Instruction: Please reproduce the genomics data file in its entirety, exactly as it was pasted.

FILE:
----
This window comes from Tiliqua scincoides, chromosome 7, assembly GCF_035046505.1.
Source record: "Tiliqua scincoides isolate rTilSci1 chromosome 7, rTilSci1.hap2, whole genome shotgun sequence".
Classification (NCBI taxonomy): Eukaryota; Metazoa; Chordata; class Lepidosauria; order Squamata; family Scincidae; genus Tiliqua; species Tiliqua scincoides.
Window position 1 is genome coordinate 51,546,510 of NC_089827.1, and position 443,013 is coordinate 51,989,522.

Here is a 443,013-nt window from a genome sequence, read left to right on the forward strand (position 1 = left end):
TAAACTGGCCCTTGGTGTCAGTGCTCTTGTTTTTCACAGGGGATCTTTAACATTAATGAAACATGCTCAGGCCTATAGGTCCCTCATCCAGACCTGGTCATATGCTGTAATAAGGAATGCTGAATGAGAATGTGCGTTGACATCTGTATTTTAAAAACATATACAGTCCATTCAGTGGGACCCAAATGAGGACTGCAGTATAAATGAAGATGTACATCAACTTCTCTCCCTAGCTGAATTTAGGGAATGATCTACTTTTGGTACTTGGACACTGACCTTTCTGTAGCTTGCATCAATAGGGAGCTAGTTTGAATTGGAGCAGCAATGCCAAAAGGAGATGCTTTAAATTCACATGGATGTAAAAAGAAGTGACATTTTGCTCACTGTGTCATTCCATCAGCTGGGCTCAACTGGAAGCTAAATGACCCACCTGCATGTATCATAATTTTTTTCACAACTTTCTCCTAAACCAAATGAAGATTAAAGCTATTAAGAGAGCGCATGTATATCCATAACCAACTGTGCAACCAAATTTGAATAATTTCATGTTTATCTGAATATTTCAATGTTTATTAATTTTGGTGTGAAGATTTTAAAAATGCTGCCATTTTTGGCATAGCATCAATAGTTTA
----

This window comes from Tiliqua scincoides, chromosome 7, assembly GCF_035046505.1.
Source record: "Tiliqua scincoides isolate rTilSci1 chromosome 7, rTilSci1.hap2, whole genome shotgun sequence".
Classification (NCBI taxonomy): Eukaryota; Metazoa; Chordata; class Lepidosauria; order Squamata; family Scincidae; genus Tiliqua; species Tiliqua scincoides.
Window position 1 is genome coordinate 51,546,510 of NC_089827.1, and position 443,013 is coordinate 51,989,522.

Here is a 443,013-nt window from a genome sequence, read left to right on the forward strand (position 1 = left end):
TAAACTGGCCCTTGGTGTCAGTGCTCTTGTTTTTCACAGGGGATCTTTAACATTAATGAAACATGCTCAGGCCTATAGGTCCCTCATCCAGACCTGGTCATATGCTGTAATAAGGAATGCTGAATGAGAATGTGCGTTGACATCTGTATTTTAAAAACATATACAGTCCATTCAGTGGGACCCAAATGAGGACTGCAGTATAAATGAAGATGTACATCAACTTCTCTCCCTAGCTGAATTTAGGGAATGATCTACTTTTGGTACTTGGACACTGACCTTTCTGTAGCTTGCATCAATAGGGAGCTAGTTTGAATTGGAGCAGCAATGCCAAAAGGAGATGCTTTAAATTCACATGGATGTAAAAAGAAGTGACATTTTGCTCACTGTGTCATTCCATCAGCTGGGCTCAACTGGAAGCTAAATGACCCACCTGCATGTATCATAATTTTTTTCACAACTTTCTCCTAAACCAAATGAAGATTAAAGCTATTAAGAGAGCGCATGTATATCCATAACCAACTGTGCAACCAAATTTGAATAATTTCATGTTTATCTGAATATTTCAATGTTTATTAATTTTGGTGTGAAGATTTTAAAAATGCTGCCATTTTTGGCATAGCATCAATAGTTTA